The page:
Today I am continuing my catch up with the Oslo Detective series by Kjell Ola Dahl. I’ve loved reading the later books in the series so was really curious to see where it all began for Gunnarstranda and Frølich, so I’ve collected all the remaining books published in English and set on my journey. And what a journey it is turning out to be. Here’s what the book is about:
About the Book
It’s Friday the thirteenth, the Norwegian capital is enveloped in freezing cold, and Reidar Folke Jespersen passes what will be the last day of his life.
The aging antique dealer leaves home and takes a taxi to a nearby café. A few hours later, through the window of the café, he watches his wife enter the door to a flat on the other side of the street, where her lover lives.
In the early hours of the following morning, Jespersen is found stabbed to death, sitting naked in an armchair in the display window of his antique shop.
Detectives Frølich and Gunnarstranda are called to the scene. Their only clues are a numerical combination written in ink on the body of the dead man, a red string tied around his neck, a few missing World War II objects, and a number of people extremely satisfied with the news of the man’s death. Questions of love and betrayal, loyalty and guilt consume the investigation, just as they fill the private lives of the investigators.
K. O. Dahl’s dark and poetic writing moves through the shadows of one country’s history—a country where victims, perpetrators, and even police officers are haunted by the past, still trying to cope with dark memories of the Nazi occupation. The Man in the Window, the second installment in Dahl’s Oslo police mysteries, is an intricate and chilling detective story about love, revenge, and the inescapable past.
The set up for this book is very, very clever. It leaves you with plenty of suspects as to who may have committed the murder of the eponymous ‘Man in the Window’ and plenty of motives. By taking the time to establish the character of the victim, to giving the readers just a little time to get tot know the nature of the man, it allows us to become more invested in the case itself, so by the time Frølich and Gunnarstranda are on the scene, I had already formed my opinions of what may have happened and it was then a case of finding out how many of my assumptions, if any, were correct.
This is a complex case, the history and family of the victim very difficult to get a true handle on. There is deception and infidelity galore and this only adds a layer of mystery as I had to wonder whether this had a part of play in the ultimate murder. And yet, the very public display of the body made it clear that there was more to the story than meets the eye, a mystery that it fell to our favourite detectives to solve.
What I love about this series is that as a reader we are fully immersed in the investigation, that we get to experience a very detailed interrogation of witnesses, allowing us to start to form a picture in our own minds of what has happened and why. Yes – we are privy to more information that the Detectives from the start as we bear witness to the. victims final hours, but from the answers given by the suspects we start to build a better understanding of what was left unsaid in those former hours. Kjell Ola Dahl is a master at creating suspense, and slowly allowing readers to discover new facts just as the Detectives do. He is also adept at scene setting, from the various locations over which the story is set, right back to the history and backstory of the characters that comes to inform the story in quite a surprising and emotional way.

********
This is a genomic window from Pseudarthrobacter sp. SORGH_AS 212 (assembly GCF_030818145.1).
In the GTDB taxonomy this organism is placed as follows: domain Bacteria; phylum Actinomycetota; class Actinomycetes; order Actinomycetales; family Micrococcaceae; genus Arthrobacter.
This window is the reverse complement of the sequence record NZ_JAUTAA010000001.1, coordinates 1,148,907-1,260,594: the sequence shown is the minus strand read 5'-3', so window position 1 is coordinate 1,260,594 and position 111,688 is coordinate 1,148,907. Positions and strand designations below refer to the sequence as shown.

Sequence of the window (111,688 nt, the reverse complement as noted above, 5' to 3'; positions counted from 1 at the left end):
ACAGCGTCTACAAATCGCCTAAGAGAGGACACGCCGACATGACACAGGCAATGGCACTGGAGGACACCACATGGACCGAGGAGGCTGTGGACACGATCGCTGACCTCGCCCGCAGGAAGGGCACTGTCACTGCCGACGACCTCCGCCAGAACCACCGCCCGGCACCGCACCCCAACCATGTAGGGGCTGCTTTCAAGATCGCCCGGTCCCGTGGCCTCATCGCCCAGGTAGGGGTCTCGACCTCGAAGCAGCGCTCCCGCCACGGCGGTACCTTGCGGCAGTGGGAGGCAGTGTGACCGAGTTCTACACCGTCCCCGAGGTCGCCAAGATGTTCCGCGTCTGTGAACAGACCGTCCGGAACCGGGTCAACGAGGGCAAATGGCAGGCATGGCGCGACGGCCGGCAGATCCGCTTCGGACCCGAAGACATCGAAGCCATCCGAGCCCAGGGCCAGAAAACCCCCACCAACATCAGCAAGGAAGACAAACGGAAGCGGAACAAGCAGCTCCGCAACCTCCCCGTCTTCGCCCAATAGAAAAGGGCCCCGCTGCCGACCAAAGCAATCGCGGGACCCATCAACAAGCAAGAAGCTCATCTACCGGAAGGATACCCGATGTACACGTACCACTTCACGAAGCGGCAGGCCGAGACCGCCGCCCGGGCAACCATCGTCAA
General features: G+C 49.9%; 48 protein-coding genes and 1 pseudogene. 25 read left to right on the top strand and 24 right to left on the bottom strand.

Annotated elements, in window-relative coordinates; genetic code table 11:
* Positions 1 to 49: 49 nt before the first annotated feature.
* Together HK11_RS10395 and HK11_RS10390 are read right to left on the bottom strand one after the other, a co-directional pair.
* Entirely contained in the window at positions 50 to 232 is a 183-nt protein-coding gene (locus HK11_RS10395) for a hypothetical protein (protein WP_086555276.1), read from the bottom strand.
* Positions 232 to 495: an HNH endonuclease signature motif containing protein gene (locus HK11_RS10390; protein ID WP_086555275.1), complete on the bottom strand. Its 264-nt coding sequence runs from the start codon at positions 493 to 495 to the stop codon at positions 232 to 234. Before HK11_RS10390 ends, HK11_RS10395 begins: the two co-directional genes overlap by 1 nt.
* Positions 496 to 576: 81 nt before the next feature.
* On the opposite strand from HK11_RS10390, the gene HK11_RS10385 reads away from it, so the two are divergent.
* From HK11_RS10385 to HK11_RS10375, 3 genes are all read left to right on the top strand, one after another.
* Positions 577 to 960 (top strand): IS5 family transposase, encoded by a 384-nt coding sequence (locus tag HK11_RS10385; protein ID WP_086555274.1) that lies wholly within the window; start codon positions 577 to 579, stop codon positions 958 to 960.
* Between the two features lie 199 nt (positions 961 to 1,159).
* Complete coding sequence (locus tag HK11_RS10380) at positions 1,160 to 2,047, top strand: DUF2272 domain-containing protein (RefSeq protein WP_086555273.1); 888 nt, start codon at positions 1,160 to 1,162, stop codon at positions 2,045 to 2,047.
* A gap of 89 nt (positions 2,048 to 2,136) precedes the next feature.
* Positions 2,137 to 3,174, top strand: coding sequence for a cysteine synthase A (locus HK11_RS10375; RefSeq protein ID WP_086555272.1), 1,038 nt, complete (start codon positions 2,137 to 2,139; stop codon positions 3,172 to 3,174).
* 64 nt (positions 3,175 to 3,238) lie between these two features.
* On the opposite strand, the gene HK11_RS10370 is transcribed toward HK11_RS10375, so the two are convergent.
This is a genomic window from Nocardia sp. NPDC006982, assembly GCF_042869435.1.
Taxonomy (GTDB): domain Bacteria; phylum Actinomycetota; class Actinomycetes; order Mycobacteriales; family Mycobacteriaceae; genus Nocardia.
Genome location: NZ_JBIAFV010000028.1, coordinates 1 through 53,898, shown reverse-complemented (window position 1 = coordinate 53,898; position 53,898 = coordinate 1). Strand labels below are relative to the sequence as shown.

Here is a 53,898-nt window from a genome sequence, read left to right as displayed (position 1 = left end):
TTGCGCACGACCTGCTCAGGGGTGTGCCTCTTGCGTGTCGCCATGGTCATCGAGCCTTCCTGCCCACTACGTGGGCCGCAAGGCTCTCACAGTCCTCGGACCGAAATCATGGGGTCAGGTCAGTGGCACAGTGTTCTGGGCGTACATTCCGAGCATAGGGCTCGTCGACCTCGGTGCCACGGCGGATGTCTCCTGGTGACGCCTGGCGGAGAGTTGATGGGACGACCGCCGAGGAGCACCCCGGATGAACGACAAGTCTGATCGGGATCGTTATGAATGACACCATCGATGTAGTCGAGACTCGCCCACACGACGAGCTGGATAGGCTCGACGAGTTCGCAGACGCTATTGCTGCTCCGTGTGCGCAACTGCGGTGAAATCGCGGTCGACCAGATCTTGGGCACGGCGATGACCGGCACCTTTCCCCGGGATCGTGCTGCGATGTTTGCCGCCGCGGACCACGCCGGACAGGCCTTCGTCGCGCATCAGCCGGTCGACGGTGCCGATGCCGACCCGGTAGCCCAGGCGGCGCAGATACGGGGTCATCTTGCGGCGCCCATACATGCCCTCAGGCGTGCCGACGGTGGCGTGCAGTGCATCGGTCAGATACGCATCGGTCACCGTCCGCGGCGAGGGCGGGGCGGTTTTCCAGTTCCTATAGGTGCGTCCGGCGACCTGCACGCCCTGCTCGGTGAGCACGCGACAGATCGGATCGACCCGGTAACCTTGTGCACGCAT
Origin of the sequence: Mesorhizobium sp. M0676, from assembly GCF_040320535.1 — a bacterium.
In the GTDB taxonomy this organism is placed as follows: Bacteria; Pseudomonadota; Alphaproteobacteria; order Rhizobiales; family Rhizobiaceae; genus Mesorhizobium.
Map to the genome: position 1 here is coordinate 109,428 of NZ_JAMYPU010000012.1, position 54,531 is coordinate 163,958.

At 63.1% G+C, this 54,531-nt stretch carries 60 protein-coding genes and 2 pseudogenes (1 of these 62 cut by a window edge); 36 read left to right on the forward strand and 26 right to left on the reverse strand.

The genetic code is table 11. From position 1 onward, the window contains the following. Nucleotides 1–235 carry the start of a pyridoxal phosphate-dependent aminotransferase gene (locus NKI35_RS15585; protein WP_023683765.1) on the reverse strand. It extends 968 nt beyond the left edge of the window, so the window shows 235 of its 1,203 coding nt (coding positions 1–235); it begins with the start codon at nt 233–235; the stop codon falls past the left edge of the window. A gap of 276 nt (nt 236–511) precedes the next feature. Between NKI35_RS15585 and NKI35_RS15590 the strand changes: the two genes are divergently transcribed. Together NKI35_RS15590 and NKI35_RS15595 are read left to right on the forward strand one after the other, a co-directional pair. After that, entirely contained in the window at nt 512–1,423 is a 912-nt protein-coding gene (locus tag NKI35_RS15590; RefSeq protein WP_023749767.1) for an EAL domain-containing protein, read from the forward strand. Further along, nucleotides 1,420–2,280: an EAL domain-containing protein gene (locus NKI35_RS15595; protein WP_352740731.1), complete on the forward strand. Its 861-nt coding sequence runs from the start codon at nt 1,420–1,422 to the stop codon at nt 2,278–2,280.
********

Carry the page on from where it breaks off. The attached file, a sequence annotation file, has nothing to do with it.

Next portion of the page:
This is not a fast paced book, but it doesn’t need to be. It is infused with intrigue, duplicitous characters and a scarred history that takes us all the way back to the war. And Frølich and Gunnarstranda are two Detectives that I love to spend time with. They are very different in nature, but. work well as a partnership. We discover even more about them as people beyond the Detectives badge, and the more we learn, the more I like them. Their steadfast nature, perhaps more stoic in Gunnarstranda’s case, contrasts perfectly with the suspects in this case, but all add colour and depth to a story which had me completely drawn in from the start. I didn’t necessarily like the victim, but I wanted to know why he met his demise and at whose hand. A very satisfying read.
About the Author
Kjell Ola Dahl was born in the city Gjovik, in Norway in 1958, but grew up in Oslo. Dahl was a teacher and social adviser in High school when he started to write the Oslo Detectives series. Two times Dahl has won the Riverton-prize, the Norwegian National prize for the best novel of crime fiction (in 2000 and in 2015). He won the prestigious Brage-prize for the Courier, a standalone novel of crime fiction set in Norway and Sweden during World War II and in 1967. The first book in the series of the Oslo Detectives – Lethal investments – was published in in Norway 1993.